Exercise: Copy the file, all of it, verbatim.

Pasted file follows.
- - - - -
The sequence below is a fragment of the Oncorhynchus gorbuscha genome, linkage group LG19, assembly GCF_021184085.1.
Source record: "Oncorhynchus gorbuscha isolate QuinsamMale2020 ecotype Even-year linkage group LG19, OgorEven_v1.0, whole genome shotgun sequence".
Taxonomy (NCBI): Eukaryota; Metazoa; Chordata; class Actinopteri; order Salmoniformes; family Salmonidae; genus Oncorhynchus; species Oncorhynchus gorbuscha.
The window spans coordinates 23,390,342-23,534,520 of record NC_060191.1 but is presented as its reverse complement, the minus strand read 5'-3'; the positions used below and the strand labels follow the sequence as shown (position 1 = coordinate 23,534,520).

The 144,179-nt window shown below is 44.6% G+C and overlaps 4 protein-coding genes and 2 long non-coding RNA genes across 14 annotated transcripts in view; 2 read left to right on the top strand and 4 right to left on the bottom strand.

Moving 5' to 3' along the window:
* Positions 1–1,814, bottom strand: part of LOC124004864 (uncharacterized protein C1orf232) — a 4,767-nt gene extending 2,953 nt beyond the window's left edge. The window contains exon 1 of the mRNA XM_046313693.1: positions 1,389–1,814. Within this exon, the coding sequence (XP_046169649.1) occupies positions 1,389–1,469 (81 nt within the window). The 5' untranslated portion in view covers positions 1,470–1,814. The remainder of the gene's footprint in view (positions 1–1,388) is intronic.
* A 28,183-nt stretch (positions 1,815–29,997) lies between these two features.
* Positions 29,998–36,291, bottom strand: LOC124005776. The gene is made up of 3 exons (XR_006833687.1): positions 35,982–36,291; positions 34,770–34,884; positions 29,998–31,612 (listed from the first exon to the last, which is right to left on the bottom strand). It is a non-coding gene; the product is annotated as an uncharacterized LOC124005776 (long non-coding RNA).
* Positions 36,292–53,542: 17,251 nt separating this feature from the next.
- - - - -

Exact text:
The sequence below is a fragment of the Oncorhynchus gorbuscha genome, linkage group LG19, assembly GCF_021184085.1.
Source record: "Oncorhynchus gorbuscha isolate QuinsamMale2020 ecotype Even-year linkage group LG19, OgorEven_v1.0, whole genome shotgun sequence".
Taxonomy (NCBI): Eukaryota; Metazoa; Chordata; class Actinopteri; order Salmoniformes; family Salmonidae; genus Oncorhynchus; species Oncorhynchus gorbuscha.
The window spans coordinates 23,390,342-23,534,520 of record NC_060191.1 but is presented as its reverse complement, the minus strand read 5'-3'; the positions used below and the strand labels follow the sequence as shown (position 1 = coordinate 23,534,520).

The 144,179-nt window shown below is 44.6% G+C and overlaps 4 protein-coding genes and 2 long non-coding RNA genes across 14 annotated transcripts in view; 2 read left to right on the top strand and 4 right to left on the bottom strand.

Moving 5' to 3' along the window:
* Positions 1–1,814, bottom strand: part of LOC124004864 (uncharacterized protein C1orf232) — a 4,767-nt gene extending 2,953 nt beyond the window's left edge. The window contains exon 1 of the mRNA XM_046313693.1: positions 1,389–1,814. Within this exon, the coding sequence (XP_046169649.1) occupies positions 1,389–1,469 (81 nt within the window). The 5' untranslated portion in view covers positions 1,470–1,814. The remainder of the gene's footprint in view (positions 1–1,388) is intronic.
* A 28,183-nt stretch (positions 1,815–29,997) lies between these two features.
* Positions 29,998–36,291, bottom strand: LOC124005776. The gene is made up of 3 exons (XR_006833687.1): positions 35,982–36,291; positions 34,770–34,884; positions 29,998–31,612 (listed from the first exon to the last, which is right to left on the bottom strand). It is a non-coding gene; the product is annotated as an uncharacterized LOC124005776 (long non-coding RNA).
* Positions 36,292–53,542: 17,251 nt separating this feature from the next.